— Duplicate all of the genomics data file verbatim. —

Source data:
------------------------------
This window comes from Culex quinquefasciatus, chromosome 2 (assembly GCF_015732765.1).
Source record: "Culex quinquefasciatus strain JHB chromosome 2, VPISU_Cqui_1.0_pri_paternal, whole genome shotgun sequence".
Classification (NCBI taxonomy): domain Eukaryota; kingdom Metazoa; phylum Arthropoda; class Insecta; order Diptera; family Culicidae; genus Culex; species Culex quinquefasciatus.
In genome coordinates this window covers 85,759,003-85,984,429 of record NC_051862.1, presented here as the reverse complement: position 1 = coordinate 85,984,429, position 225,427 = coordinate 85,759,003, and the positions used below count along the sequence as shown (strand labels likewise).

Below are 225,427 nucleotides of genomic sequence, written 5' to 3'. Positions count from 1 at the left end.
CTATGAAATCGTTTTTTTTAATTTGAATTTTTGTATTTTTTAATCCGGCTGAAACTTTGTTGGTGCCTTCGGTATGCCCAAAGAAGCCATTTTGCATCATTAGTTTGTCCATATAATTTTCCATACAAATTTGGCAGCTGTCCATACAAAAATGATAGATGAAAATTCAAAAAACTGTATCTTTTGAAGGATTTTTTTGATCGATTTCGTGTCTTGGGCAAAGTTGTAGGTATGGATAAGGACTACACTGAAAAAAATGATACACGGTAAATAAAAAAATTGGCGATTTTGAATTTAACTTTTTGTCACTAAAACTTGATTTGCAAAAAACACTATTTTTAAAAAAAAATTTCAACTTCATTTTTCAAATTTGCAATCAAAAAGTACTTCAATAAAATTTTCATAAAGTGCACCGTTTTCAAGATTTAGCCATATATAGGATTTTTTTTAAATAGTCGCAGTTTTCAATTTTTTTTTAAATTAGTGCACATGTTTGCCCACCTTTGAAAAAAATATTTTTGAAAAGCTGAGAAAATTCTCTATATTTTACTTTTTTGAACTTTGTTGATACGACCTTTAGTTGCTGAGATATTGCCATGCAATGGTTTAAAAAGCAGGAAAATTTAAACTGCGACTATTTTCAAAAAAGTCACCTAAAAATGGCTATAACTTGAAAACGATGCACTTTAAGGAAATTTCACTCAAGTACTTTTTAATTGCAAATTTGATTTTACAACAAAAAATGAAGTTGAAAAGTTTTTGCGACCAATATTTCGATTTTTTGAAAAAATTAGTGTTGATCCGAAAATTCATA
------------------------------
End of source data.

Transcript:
This window comes from Culex quinquefasciatus, chromosome 2 (assembly GCF_015732765.1).
Source record: "Culex quinquefasciatus strain JHB chromosome 2, VPISU_Cqui_1.0_pri_paternal, whole genome shotgun sequence".
Classification (NCBI taxonomy): domain Eukaryota; kingdom Metazoa; phylum Arthropoda; class Insecta; order Diptera; family Culicidae; genus Culex; species Culex quinquefasciatus.
In genome coordinates this window covers 85,759,003-85,984,429 of record NC_051862.1, presented here as the reverse complement: position 1 = coordinate 85,984,429, position 225,427 = coordinate 85,759,003, and the positions used below count along the sequence as shown (strand labels likewise).

Below are 225,427 nucleotides of genomic sequence, written 5' to 3'. Positions count from 1 at the left end.
CTATGAAATCGTTTTTTTTAATTTGAATTTTTGTATTTTTTAATCCGGCTGAAACTTTGTTGGTGCCTTCGGTATGCCCAAAGAAGCCATTTTGCATCATTAGTTTGTCCATATAATTTTCCATACAAATTTGGCAGCTGTCCATACAAAAATGATAGATGAAAATTCAAAAAACTGTATCTTTTGAAGGATTTTTTTGATCGATTTCGTGTCTTGGGCAAAGTTGTAGGTATGGATAAGGACTACACTGAAAAAAATGATACACGGTAAATAAAAAAATTGGCGATTTTGAATTTAACTTTTTGTCACTAAAACTTGATTTGCAAAAAACACTATTTTTAAAAAAAAATTTCAACTTCATTTTTCAAATTTGCAATCAAAAAGTACTTCAATAAAATTTTCATAAAGTGCACCGTTTTCAAGATTTAGCCATATATAGGATTTTTTTTAAATAGTCGCAGTTTTCAATTTTTTTTTAAATTAGTGCACATGTTTGCCCACCTTTGAAAAAAATATTTTTGAAAAGCTGAGAAAATTCTCTATATTTTACTTTTTTGAACTTTGTTGATACGACCTTTAGTTGCTGAGATATTGCCATGCAATGGTTTAAAAAGCAGGAAAATTTAAACTGCGACTATTTTCAAAAAAGTCACCTAAAAATGGCTATAACTTGAAAACGATGCACTTTAAGGAAATTTCACTCAAGTACTTTTTAATTGCAAATTTGATTTTACAACAAAAAATGAAGTTGAAAAGTTTTTGCGACCAATATTTCGATTTTTTGAAAAAATTAGTGTTGATCCGAAAATTCATA